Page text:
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Taking IV as outpatient for UTI?

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    Taking IV as outpatient for UTI?

    My urologist suggested one option I might consider for recurrent klebsiella was IV gentamicin for 2 weeks. Apparently I would have an IV but once a day would go to the hospital to get medication through it.

    My question is how would this work logistically? The IV's I've had in the hospital really weren't something you could lead a normal lifestyle with. If I had them near my elbow they would come undone all the time, especially with transferring or using a wheelchair. But if the IV would be in the wrist, I think it would interfere with things like bowel care or cathing.

    Is there some special IV for outpatients that would work for a para doing a lot of transfers and so on? Or do the normal ones work ok?

    Also, he said gentamicin IV was much easier on the stomach than Levaquin orally - is this right?

    #2
    I needed daily IV antibiotics for an orally resistant UTI about 10 years ago. The nurse came to my house, installed a pic line in my forearm, then came back once a day thereafter to setup the drip. The pic just stayed installed for the duration. It was annoying but workable. Lasted for 14 days IIRC.
    "I have great faith in fools; self-confidence my friends call it." - Edgar Allen Poe

    "If you only know your side of an issue, you know nothing." -John Stuart Mill, On Liberty

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      #3
      as described by Oddity, you would get a PICC line which is an IV that is placed for long term IV access in use for infusions of IV medications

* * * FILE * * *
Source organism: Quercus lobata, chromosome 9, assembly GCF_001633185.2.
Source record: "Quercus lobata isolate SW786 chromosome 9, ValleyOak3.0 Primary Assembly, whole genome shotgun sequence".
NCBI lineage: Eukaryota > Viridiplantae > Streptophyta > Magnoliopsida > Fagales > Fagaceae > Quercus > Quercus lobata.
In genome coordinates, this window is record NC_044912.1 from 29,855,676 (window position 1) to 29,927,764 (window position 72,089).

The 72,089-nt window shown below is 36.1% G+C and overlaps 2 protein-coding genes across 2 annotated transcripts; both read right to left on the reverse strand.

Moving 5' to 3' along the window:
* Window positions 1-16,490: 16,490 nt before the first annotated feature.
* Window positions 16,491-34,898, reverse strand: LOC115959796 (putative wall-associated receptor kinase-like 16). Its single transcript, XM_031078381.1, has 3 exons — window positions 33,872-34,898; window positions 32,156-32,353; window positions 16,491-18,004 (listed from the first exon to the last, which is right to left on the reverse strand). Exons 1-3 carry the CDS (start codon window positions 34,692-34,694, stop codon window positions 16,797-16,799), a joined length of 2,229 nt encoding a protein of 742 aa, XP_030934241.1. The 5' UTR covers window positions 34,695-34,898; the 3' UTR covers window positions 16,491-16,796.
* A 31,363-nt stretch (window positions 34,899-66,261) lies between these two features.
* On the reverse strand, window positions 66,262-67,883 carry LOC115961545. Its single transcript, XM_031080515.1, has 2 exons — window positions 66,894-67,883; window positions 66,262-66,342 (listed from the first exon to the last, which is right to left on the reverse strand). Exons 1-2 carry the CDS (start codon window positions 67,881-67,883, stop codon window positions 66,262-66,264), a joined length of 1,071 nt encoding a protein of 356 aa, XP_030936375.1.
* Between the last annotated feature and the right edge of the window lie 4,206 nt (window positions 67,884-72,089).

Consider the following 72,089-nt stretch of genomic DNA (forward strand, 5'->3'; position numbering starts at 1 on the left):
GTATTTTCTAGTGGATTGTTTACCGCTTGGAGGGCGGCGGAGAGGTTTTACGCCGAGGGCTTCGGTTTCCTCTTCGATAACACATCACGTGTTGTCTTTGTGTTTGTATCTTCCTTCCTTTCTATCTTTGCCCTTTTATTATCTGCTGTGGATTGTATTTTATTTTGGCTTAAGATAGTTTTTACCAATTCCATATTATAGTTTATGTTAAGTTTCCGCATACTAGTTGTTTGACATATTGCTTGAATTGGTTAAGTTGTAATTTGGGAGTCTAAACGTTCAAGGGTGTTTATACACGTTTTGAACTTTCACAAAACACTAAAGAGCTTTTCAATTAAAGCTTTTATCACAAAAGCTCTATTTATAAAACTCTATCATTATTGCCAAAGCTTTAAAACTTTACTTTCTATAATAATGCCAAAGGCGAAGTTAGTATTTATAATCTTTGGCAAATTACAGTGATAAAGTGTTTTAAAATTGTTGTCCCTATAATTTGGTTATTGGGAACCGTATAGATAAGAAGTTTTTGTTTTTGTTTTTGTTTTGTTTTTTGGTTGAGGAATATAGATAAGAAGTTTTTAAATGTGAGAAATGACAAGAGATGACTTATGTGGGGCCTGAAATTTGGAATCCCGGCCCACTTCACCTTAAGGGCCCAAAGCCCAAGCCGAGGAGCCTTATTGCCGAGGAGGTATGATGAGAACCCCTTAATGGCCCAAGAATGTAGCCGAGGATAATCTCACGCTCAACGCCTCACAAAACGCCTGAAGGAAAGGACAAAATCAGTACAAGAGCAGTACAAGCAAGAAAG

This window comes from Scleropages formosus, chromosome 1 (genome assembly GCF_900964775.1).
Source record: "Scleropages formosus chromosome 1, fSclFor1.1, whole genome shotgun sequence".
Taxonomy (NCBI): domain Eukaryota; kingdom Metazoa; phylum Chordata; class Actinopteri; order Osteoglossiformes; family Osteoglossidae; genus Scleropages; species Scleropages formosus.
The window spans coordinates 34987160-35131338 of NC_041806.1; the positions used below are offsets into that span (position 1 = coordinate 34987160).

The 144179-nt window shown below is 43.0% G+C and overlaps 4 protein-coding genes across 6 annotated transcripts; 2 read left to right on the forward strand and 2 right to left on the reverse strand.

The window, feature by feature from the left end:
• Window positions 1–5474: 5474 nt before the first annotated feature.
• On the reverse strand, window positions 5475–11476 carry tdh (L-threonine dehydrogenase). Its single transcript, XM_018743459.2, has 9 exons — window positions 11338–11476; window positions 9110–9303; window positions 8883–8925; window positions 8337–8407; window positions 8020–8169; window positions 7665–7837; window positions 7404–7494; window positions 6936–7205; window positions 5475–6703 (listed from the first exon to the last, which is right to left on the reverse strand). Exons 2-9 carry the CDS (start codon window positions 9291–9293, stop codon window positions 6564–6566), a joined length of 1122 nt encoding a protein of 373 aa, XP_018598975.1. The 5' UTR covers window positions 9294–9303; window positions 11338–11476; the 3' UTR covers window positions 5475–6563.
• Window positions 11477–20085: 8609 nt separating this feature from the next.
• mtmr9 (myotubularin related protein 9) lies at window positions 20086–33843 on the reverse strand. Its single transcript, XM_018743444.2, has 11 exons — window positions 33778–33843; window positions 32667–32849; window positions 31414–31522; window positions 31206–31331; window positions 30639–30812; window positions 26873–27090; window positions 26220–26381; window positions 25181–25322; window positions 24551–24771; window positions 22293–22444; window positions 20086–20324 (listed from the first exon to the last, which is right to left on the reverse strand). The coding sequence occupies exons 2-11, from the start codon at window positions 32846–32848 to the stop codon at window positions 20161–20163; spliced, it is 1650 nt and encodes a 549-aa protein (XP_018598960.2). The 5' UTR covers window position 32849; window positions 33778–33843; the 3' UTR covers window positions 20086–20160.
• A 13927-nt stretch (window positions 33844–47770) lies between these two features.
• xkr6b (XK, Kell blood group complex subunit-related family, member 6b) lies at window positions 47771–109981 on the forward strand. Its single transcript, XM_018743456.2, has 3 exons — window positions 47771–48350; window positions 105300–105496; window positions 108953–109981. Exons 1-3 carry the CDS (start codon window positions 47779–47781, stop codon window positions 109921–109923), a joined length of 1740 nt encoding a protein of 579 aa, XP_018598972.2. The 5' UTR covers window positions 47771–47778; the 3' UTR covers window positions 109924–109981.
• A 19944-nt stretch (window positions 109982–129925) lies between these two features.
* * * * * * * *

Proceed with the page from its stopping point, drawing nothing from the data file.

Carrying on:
pbr
      The SCI-Nurses are advanced practice nurses specializing in SCI/D care. They are available to answer questions, provide education, and make suggestions which you should always discuss with your physician/primary health care provider before implementing. Medical diagnosis is not provided, nor do the SCI-Nurses provide nursing or medical care through their responses on the CareCure forums.

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        #4
        Ok thanks. I looked it up and honestly that sounds kind of scary, a tube going next your heart. I don’t think I have the courage for this disease.

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          #5
          Originally posted by xsfxsf View Post
          Ok thanks. I looked it up and honestly that sounds kind of scary, a tube going next your heart. I don’t think I have the courage for this disease.
          Mine was in my forearm. No where near my heart.
          "I have great faith in fools; self-confidence my friends call it." - Edgar Allen Poe

          "If you only know your side of an issue, you know nothing." -John Stuart Mill, On Liberty

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            #6
            Ive done it no big deal a port put in my arm and a visiting nurse came in once a day and ran the antibiotics easy peasy.

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              #7
              As recently as July of last year I was on IV antibiotics for an infected pressure sore which needed to be opened 7.5 long. I had a central line on my chest. Nowadays technology provides for two easy ways for IV therapy at home without needing a nurse.
              1. IV bag (requires a pole) with a numbered regulator to be set to the prescribed drip.
              2. IV Ball (no pole required), plug and self-regulated drip. Most convenient.
              If you require frequent IV's or have bad access (hard stick), then visit a vascular surgeon to get an under the skin permanent access port.
              I have one implanted in my lap because I can not get one in my chest (preferred site) due to many scares from multiple previous central lines.

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                #8
                I have done the at home IV four times. Used the PIC line and IV ball method. My wife would attach the ball to the PIC line 30 minutes later I was done. Home Health came once a week to change the dressing covering the PIC line when I had completed the course of IV Home Health came and pulled the PIC line out in less than a minute.

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